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Hand foot and mouth disease is a mild, infectious viral illness that most frequently occurs in childhood. Its characteristic symptoms are fluid-filled blisters that appear on the hands, feet and inside of the mouth, making diagnosis relatively straight-forward. No specific medical treatment is required as hand foot and mouth disease is usually short-lasting. Over-the-counter medications may help to relieve symptoms.
Hand foot and mouth disease (HFMD) is a viral infection that most commonly affects children under the age of ten years, particularly pre-schoolers. Outbreaks often occur in child-care centres and schools, where there are large groups of children in close quarters, and most often in summer and early autumn. HFMD only occurs in humans and is unrelated to the virus that causes foot-and-mouth disease in cattle, sheep and pigs. The condition hand-foot syndrome, which results in swelling in the hands and feet, is also unrelated.
The virus that causes HFMD is transmitted from person to person by direct contact with the fluid in the child’s blisters or from direct contact with secretions from their nose and throat. The virus is also present in the child’s faeces, so inadequate hand washing after toileting or changing a nappy can also cause the virus to be spread.
Once infection with the HFMD virus has occurred, the time until symptoms appear (incubation period) is usually between three and six days.
HFMD is most contagious in the first week after symptoms appear or while there is fluid in the affected child’s blisters. However, the virus can remain present in the faeces for several weeks.
It is caused by enteroviruses, most commonly coxsackie virus subtypes. In 2013, for example, doctors were alerted to an outbreak of HFMD caused by the coxsackie virus A6 strain in Auckland and other parts of the North Island.
Initial symptoms of HFMD often appear suddenly and include a mild fever and sore throat. A headache may also be present. One to two days later the following symptoms develop:
In addition, children are often tired and irritable. They may also refuse food and fluids due to the painful blisters in the mouth. HFMD can be confused with chickenpox . The main difference is that with chickenpox a rash will be seen over most of the body.
A diagnosis of HFMD can usually be made based on its characteristic symptoms. If a diagnosis is in doubt, samples can be taken to test for the presence of the virus in the fluid of blisters, nose and throat secretions, or faeces.
HFMD is usually a mild, self-limiting disease that resolves by itself seven to 10 days after symptoms first appear, although some strains of the virus may present more severe symptoms. Recommended treatment may include:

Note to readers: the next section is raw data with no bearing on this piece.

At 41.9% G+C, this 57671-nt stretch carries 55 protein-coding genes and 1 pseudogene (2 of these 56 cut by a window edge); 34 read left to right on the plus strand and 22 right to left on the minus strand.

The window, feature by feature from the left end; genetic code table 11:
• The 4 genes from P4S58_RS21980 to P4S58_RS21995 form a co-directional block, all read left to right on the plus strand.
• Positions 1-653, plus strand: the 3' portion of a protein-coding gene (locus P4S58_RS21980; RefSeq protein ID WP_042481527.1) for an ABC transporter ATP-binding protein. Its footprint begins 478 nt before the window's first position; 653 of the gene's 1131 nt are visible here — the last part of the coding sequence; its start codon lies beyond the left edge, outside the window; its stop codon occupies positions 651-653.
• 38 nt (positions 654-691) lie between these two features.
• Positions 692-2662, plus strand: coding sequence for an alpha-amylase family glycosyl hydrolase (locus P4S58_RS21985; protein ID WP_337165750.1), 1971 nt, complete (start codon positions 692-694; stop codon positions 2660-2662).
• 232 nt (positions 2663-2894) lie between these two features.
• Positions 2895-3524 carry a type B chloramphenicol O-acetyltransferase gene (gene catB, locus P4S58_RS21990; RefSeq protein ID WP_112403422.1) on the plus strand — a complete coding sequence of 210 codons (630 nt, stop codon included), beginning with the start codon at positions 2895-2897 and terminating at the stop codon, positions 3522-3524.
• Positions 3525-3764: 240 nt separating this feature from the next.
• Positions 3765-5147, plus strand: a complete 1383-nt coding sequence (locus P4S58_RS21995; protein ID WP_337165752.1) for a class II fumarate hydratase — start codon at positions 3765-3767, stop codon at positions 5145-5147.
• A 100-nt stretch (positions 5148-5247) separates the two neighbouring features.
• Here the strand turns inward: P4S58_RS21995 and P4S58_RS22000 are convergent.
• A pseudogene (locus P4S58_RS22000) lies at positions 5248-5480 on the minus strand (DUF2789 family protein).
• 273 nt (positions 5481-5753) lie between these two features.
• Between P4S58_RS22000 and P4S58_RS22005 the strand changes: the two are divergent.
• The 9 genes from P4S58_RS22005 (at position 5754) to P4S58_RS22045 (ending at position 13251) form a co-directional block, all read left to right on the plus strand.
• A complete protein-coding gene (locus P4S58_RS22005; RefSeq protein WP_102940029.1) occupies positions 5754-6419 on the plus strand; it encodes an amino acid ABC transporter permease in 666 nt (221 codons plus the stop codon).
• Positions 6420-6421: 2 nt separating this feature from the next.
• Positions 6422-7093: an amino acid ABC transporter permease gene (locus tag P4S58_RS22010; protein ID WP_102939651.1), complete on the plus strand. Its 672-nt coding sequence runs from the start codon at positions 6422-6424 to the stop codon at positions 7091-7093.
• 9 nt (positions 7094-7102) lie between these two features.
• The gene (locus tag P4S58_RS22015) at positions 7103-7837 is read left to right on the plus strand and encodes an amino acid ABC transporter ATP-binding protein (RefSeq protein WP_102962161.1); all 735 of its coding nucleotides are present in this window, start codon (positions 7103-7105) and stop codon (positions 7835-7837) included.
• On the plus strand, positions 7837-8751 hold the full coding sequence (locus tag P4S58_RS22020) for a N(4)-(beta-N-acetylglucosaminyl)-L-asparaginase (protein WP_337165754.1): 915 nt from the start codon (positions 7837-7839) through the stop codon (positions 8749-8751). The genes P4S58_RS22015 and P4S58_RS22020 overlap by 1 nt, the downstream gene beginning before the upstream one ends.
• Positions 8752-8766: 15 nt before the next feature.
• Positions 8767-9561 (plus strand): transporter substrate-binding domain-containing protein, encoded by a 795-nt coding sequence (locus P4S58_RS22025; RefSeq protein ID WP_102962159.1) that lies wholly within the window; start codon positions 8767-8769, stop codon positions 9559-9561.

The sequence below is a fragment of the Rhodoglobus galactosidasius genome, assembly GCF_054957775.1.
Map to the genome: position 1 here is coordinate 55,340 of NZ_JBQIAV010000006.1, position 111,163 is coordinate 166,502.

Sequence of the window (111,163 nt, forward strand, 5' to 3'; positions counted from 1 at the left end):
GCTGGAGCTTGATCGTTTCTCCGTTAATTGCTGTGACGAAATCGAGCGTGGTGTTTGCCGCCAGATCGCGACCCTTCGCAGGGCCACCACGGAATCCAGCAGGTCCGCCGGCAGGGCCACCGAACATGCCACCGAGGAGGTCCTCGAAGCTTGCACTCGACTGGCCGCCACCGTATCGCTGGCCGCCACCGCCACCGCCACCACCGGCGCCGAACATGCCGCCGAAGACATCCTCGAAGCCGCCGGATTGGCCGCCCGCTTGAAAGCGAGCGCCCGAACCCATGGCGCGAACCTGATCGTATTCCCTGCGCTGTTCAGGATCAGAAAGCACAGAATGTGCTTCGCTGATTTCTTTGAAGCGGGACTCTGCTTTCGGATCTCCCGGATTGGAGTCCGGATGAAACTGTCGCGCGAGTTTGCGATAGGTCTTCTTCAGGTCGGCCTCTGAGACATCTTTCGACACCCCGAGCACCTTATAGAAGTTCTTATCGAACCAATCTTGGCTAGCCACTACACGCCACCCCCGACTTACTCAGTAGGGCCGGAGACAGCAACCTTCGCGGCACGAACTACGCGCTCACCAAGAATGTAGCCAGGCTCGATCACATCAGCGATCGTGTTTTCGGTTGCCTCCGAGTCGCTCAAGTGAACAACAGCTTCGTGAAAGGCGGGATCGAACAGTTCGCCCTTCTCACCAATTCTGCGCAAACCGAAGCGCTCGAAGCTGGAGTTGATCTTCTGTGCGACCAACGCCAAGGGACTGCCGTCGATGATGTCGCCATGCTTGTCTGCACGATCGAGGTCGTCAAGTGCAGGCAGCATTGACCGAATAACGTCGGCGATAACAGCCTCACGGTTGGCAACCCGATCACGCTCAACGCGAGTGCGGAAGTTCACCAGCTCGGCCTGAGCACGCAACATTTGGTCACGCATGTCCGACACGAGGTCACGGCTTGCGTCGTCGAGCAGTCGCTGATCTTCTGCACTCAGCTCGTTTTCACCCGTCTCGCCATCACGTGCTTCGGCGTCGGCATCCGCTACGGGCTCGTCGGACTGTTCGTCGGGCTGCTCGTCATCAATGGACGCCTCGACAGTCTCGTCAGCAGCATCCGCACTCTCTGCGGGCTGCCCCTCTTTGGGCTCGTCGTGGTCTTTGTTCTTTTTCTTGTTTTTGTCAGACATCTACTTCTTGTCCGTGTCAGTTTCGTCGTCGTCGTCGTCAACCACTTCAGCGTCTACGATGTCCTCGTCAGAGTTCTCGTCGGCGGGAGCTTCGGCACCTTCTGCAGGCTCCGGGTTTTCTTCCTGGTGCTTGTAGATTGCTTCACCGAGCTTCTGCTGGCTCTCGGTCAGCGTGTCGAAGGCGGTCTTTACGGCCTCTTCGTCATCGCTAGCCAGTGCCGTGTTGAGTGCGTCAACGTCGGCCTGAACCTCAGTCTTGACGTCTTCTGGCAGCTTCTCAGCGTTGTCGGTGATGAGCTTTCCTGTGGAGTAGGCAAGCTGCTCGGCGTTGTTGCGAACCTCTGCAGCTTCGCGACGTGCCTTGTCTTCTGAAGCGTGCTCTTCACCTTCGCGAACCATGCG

There are no anti-viral medications available for treatment of HFMD.
HFMD is usually a mild condition and complications are rare. However, the illness can be severe when it is caused by a virus called enterovirus 71 which has been associated with the development of viral meningitis and encephalitis (inflammation of the brain).
It is therefore important to watch for any signs of complications. Consult a doctor if the fever is particularly high or persists for more than 24 hours. Consult a doctor immediately if the child seems very sick, confused or difficult to wake, has trouble walking or has a stiff neck.
The most effective way of preventing the transmission of the virus is effective hygiene. Hand washing after toileting, changing nappies and before preparing or eating food is particularly important. Avoiding contact with the fluid-filled blisters and discouraging the sharing of drinks and toys (particularly in young children) is also recommended.
In order to help prevent the spread of the condition, it is usually recommended that children are kept home from school or childcare while the blisters in the mouth and on the hands and/or feet are present. There is no vaccine available for the prevention of HFMD.
For further information and support about HFMD contact your GP, public health unit, practice nurse, or contact:
Healthline Freephone: 0800 611 116 (operates 24 hours a day, 7 days a week)
Plunketline Freephone: 0800 933 922 (operates 24 hours a day, 7 days a week)
Akoorie, N. Doctors on alert over virus strain (Web Page). New Zealand Herald (30 May 2013). Auckland: NZME Publishing Ltd. http://www.nzherald.co.nz/nz/news/article.cfm?c_id=1&objectid=10887235 [Accessed: 22/08/16]
DermNet New Zealand (1998). Hand foot and mouth disease (Web Page). Hamilton: DermNet New Zealand Trust. http://www.dermnetnz.org/topics/hand-foot-and-mouth-disease/ [Accessed: 22/08/16]
Canterbury District Health Board Community and Public Health (2012). Hand, foot and mouth disease (Pamphlet). Christchurch: Canterbury District Health Board. http://www.cph.co.nz/wp-content/uploads/med0006.pdf
Carson-De Witt, R. and Wells, K. R. (2006). Hand-foot-and-mouth disease. The Gale Encyclopedia of Medicine, Third Edition. Jacqueline L. Longe, Editor. Farmington Mills, MI: Thompson Gale.
Ministry of Health (2016). Hand, foot and mouth disease (Web Page). Wellington: Ministry of Health. Available from: http://www.health.govt.nz/your-health/conditions-and-treatments/diseases-and-illnesses/hand-foot-and-mouth-disease [Accessed: 22/08/16] Last Reviewed - August 2016